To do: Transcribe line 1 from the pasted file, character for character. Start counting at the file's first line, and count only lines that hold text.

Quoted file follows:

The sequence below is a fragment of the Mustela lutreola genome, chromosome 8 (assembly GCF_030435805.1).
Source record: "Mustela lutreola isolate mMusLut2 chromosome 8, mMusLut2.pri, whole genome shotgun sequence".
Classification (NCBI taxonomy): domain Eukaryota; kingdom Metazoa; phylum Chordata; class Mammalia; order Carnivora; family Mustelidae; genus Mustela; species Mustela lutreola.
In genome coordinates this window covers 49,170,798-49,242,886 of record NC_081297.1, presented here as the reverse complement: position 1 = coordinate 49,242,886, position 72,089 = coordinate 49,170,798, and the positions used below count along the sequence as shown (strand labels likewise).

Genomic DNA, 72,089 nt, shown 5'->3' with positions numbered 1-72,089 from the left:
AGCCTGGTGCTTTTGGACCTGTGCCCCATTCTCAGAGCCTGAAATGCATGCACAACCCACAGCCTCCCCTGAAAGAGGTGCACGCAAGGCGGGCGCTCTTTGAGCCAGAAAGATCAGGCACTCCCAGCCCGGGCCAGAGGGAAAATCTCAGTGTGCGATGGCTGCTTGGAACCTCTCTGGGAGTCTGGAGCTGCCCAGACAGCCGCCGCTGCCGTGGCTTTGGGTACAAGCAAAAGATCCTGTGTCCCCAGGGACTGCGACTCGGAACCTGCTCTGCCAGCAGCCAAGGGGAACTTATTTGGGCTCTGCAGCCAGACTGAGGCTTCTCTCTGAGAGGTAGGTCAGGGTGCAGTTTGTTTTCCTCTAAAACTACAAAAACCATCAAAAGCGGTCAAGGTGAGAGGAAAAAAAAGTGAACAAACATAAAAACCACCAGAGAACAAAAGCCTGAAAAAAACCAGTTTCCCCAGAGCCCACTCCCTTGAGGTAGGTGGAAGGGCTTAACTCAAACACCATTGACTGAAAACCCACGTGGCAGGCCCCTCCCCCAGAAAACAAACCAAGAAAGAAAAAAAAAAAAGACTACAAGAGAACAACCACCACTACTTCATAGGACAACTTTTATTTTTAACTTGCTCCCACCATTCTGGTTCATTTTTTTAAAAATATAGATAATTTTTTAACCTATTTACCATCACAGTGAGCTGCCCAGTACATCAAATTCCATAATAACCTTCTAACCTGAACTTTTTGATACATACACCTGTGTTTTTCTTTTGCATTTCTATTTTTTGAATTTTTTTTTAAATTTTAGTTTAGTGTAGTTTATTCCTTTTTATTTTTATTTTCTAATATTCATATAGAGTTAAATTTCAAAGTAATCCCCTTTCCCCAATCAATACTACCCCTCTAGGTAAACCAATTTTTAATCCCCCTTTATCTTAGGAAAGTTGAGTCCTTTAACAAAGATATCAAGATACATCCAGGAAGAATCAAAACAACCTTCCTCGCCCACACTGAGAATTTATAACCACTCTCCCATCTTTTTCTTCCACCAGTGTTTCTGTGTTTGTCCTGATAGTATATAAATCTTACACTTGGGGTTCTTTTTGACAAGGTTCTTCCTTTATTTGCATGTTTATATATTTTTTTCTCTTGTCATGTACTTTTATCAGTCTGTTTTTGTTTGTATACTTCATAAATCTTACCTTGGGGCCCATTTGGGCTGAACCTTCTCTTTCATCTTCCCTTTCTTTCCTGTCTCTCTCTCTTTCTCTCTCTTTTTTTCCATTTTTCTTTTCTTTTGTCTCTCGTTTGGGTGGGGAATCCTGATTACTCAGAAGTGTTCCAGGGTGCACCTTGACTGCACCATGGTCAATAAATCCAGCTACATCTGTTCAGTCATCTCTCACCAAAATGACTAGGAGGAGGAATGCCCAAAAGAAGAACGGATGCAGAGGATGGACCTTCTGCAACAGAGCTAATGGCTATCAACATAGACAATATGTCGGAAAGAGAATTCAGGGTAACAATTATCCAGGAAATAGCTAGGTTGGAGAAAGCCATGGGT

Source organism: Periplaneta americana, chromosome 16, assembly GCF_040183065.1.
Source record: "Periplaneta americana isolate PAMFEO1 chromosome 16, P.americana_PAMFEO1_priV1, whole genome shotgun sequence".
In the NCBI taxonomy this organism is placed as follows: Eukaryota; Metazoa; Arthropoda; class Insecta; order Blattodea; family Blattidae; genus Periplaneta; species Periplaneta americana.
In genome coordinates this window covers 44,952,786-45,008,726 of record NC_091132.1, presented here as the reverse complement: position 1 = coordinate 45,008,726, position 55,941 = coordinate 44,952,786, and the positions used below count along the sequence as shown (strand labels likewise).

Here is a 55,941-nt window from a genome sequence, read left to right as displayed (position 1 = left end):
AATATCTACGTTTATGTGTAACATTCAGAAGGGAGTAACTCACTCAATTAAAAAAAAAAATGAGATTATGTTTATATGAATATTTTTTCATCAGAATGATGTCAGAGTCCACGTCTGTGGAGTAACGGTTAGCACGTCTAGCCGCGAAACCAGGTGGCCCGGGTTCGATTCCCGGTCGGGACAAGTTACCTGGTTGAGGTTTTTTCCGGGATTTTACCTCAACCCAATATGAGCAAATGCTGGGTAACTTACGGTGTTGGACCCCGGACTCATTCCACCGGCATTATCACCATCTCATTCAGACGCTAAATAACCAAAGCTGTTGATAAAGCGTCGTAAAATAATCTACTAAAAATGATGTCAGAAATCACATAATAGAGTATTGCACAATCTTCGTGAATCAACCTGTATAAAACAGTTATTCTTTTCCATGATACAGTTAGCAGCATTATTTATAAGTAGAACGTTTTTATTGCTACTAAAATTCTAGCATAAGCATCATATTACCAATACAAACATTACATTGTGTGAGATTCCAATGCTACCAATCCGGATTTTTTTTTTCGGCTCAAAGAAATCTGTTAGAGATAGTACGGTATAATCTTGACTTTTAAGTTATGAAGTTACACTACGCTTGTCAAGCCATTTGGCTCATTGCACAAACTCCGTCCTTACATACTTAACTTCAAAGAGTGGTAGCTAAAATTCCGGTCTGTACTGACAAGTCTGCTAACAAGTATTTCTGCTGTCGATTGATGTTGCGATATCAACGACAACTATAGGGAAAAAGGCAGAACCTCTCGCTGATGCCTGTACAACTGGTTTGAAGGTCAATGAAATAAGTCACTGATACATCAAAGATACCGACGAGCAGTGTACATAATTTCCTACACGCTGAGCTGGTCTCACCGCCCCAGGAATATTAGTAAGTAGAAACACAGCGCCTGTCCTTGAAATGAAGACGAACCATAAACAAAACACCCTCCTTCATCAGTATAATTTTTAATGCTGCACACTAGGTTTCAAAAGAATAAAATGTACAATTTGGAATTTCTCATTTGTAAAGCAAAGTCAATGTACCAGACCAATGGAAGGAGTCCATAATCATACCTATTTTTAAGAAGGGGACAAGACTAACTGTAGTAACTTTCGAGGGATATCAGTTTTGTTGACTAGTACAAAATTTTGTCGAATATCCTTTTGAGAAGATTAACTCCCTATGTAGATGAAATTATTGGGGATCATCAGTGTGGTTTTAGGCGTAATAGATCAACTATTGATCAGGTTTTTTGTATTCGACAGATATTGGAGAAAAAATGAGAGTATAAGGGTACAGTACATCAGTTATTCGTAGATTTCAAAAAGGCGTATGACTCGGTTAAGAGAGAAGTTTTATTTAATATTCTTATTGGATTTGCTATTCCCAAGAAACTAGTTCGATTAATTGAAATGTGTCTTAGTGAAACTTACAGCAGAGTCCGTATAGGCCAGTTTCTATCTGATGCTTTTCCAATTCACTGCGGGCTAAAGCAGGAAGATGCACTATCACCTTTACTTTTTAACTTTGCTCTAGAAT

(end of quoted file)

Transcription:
The sequence below is a fragment of the Mustela lutreola genome, chromosome 8 (assembly GCF_030435805.1).